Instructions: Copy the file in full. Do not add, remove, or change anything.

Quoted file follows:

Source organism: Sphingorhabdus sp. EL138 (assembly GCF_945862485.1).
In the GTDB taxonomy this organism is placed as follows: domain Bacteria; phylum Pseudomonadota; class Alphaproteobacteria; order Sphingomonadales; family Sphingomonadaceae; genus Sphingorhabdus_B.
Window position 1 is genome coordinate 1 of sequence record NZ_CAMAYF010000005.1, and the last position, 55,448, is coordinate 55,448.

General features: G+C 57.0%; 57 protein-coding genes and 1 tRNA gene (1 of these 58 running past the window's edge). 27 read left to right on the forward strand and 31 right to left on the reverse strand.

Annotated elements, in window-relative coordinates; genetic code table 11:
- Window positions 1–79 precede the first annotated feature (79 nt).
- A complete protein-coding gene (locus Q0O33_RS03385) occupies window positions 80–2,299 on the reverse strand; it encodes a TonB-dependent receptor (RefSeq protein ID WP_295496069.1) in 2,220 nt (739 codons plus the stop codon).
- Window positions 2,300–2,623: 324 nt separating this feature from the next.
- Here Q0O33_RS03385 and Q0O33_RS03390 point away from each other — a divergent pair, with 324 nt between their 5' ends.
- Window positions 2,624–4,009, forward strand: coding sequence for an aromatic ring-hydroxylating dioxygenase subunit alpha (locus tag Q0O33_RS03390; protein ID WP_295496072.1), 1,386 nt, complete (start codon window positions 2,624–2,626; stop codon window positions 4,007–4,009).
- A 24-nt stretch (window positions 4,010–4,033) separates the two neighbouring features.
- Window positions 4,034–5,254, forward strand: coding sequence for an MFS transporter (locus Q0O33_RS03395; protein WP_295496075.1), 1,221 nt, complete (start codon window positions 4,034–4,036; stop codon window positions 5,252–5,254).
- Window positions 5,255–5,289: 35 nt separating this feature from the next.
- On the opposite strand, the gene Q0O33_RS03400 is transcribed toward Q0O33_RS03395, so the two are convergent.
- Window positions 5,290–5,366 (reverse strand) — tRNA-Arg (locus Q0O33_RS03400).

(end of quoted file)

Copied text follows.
Source organism: Sphingorhabdus sp. EL138 (assembly GCF_945862485.1).
In the GTDB taxonomy this organism is placed as follows: domain Bacteria; phylum Pseudomonadota; class Alphaproteobacteria; order Sphingomonadales; family Sphingomonadaceae; genus Sphingorhabdus_B.
Window position 1 is genome coordinate 1 of sequence record NZ_CAMAYF010000005.1, and the last position, 55,448, is coordinate 55,448.

General features: G+C 57.0%; 57 protein-coding genes and 1 tRNA gene (1 of these 58 running past the window's edge). 27 read left to right on the forward strand and 31 right to left on the reverse strand.

Annotated elements, in window-relative coordinates; genetic code table 11:
- Window positions 1–79 precede the first annotated feature (79 nt).
- A complete protein-coding gene (locus Q0O33_RS03385) occupies window positions 80–2,299 on the reverse strand; it encodes a TonB-dependent receptor (RefSeq protein ID WP_295496069.1) in 2,220 nt (739 codons plus the stop codon).
- Window positions 2,300–2,623: 324 nt separating this feature from the next.
- Here Q0O33_RS03385 and Q0O33_RS03390 point away from each other — a divergent pair, with 324 nt between their 5' ends.
- Window positions 2,624–4,009, forward strand: coding sequence for an aromatic ring-hydroxylating dioxygenase subunit alpha (locus tag Q0O33_RS03390; protein ID WP_295496072.1), 1,386 nt, complete (start codon window positions 2,624–2,626; stop codon window positions 4,007–4,009).
- A 24-nt stretch (window positions 4,010–4,033) separates the two neighbouring features.
- Window positions 4,034–5,254, forward strand: coding sequence for an MFS transporter (locus Q0O33_RS03395; protein WP_295496075.1), 1,221 nt, complete (start codon window positions 4,034–4,036; stop codon window positions 5,252–5,254).
- Window positions 5,255–5,289: 35 nt separating this feature from the next.
- On the opposite strand, the gene Q0O33_RS03400 is transcribed toward Q0O33_RS03395, so the two are convergent.
- Window positions 5,290–5,366 (reverse strand) — tRNA-Arg (locus Q0O33_RS03400).